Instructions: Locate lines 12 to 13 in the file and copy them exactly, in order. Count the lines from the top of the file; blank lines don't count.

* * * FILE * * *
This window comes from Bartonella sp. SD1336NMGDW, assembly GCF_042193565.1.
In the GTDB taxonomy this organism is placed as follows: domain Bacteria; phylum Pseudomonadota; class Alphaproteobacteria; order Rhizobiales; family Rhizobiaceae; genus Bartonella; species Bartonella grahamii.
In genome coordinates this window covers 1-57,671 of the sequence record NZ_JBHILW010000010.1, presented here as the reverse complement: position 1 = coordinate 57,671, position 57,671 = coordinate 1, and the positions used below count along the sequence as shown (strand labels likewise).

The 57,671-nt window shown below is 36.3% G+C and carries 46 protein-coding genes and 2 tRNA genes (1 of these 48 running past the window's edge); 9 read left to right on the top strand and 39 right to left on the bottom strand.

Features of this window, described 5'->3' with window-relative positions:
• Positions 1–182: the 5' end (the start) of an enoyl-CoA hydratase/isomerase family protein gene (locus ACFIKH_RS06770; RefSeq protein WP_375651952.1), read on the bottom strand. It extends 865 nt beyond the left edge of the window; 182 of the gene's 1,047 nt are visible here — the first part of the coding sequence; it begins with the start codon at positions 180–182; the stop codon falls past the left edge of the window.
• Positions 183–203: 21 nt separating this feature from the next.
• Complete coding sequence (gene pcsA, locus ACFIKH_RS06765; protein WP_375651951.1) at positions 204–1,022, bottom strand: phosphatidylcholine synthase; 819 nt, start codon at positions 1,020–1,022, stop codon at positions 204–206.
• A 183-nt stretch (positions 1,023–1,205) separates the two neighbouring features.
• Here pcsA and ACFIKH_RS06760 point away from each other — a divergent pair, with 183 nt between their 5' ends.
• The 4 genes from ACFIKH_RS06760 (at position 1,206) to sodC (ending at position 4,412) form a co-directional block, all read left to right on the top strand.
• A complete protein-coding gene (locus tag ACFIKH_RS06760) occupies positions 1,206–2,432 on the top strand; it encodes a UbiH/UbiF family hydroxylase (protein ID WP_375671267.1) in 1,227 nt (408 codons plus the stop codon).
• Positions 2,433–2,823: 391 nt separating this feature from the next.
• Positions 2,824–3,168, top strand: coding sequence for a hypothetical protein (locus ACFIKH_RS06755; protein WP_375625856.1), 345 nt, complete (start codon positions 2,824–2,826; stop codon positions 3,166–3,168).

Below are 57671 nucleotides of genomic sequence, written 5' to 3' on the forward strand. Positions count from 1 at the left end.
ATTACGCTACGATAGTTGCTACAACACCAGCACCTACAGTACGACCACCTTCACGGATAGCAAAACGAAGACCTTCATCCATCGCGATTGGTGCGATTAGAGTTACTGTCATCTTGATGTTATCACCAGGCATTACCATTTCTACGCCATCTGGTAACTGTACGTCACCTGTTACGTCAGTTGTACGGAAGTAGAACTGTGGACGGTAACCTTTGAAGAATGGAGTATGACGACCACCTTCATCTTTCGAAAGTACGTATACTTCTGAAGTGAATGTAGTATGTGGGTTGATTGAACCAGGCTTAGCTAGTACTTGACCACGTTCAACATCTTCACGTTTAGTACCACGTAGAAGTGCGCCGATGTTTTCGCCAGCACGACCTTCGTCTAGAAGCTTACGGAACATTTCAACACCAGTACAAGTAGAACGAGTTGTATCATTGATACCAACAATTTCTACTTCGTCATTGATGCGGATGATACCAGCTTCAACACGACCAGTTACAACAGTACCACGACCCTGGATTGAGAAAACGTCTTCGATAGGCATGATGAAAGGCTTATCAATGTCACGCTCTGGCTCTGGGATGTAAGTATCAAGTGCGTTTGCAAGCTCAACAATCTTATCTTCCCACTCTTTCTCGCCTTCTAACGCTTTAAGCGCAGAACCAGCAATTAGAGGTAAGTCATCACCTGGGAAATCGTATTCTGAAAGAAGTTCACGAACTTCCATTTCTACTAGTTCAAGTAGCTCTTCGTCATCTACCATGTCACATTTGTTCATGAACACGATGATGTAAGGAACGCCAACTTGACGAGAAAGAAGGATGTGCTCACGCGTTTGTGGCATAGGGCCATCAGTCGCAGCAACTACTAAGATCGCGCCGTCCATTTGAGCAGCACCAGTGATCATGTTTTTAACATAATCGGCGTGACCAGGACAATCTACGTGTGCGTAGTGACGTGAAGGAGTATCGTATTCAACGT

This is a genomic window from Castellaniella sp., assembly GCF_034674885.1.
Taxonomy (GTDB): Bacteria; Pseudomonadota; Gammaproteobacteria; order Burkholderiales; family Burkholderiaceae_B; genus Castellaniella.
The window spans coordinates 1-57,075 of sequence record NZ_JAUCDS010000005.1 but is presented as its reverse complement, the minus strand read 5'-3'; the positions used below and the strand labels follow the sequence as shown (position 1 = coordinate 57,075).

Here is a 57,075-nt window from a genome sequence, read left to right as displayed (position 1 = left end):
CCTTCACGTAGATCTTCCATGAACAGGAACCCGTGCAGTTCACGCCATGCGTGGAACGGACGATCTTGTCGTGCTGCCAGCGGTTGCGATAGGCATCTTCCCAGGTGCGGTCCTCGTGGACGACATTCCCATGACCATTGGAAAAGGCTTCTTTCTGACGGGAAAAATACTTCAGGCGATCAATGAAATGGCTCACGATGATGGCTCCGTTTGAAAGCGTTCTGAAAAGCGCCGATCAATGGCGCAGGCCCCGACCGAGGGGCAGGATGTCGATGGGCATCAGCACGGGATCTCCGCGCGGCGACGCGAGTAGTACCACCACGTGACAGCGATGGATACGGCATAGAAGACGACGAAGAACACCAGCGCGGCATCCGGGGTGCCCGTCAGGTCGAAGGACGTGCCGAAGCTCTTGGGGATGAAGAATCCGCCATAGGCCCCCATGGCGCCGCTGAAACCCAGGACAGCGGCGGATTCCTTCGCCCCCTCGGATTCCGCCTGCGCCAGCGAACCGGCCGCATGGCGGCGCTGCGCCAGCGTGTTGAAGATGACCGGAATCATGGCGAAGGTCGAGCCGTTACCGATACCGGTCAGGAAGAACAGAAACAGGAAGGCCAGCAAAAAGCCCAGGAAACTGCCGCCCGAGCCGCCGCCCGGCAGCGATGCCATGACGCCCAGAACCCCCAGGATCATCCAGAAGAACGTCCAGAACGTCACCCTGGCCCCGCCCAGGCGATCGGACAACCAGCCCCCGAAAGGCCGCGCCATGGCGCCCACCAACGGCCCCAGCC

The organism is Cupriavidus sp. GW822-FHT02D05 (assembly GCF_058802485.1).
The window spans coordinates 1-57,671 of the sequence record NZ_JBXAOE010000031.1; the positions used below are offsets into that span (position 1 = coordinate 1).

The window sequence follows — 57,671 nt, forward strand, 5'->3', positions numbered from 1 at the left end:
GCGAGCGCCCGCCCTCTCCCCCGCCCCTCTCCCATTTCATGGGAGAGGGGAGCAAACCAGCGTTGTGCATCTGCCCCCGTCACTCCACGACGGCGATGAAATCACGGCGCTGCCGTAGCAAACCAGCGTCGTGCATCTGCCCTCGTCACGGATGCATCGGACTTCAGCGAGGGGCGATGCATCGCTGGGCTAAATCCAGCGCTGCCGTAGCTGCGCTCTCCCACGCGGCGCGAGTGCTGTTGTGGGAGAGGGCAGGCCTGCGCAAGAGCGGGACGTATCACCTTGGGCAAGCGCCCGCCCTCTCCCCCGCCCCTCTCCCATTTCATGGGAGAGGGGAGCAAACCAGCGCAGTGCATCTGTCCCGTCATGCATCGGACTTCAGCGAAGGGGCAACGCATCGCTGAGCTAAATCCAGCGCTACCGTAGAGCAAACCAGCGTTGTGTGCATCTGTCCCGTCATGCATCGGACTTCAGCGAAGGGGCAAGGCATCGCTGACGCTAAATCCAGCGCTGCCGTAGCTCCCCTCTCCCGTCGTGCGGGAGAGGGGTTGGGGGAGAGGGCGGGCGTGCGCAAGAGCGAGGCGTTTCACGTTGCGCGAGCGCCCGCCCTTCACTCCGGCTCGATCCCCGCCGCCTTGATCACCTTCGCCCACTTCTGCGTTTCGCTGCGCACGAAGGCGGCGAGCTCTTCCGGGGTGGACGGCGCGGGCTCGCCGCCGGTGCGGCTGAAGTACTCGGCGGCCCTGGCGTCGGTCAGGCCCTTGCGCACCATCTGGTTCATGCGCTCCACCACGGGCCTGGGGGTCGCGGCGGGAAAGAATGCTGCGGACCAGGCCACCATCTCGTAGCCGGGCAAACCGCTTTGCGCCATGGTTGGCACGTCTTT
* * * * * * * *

• A complete protein-coding gene (locus tag ACFIKH_RS06760) occupies positions 1,206–2,432 on the top strand; it encodes a UbiH/UbiF family hydroxylase (protein ID WP_375671267.1) in 1,227 nt (408 codons plus the stop codon).
• Positions 2,433–2,823: 391 nt separating this feature from the next.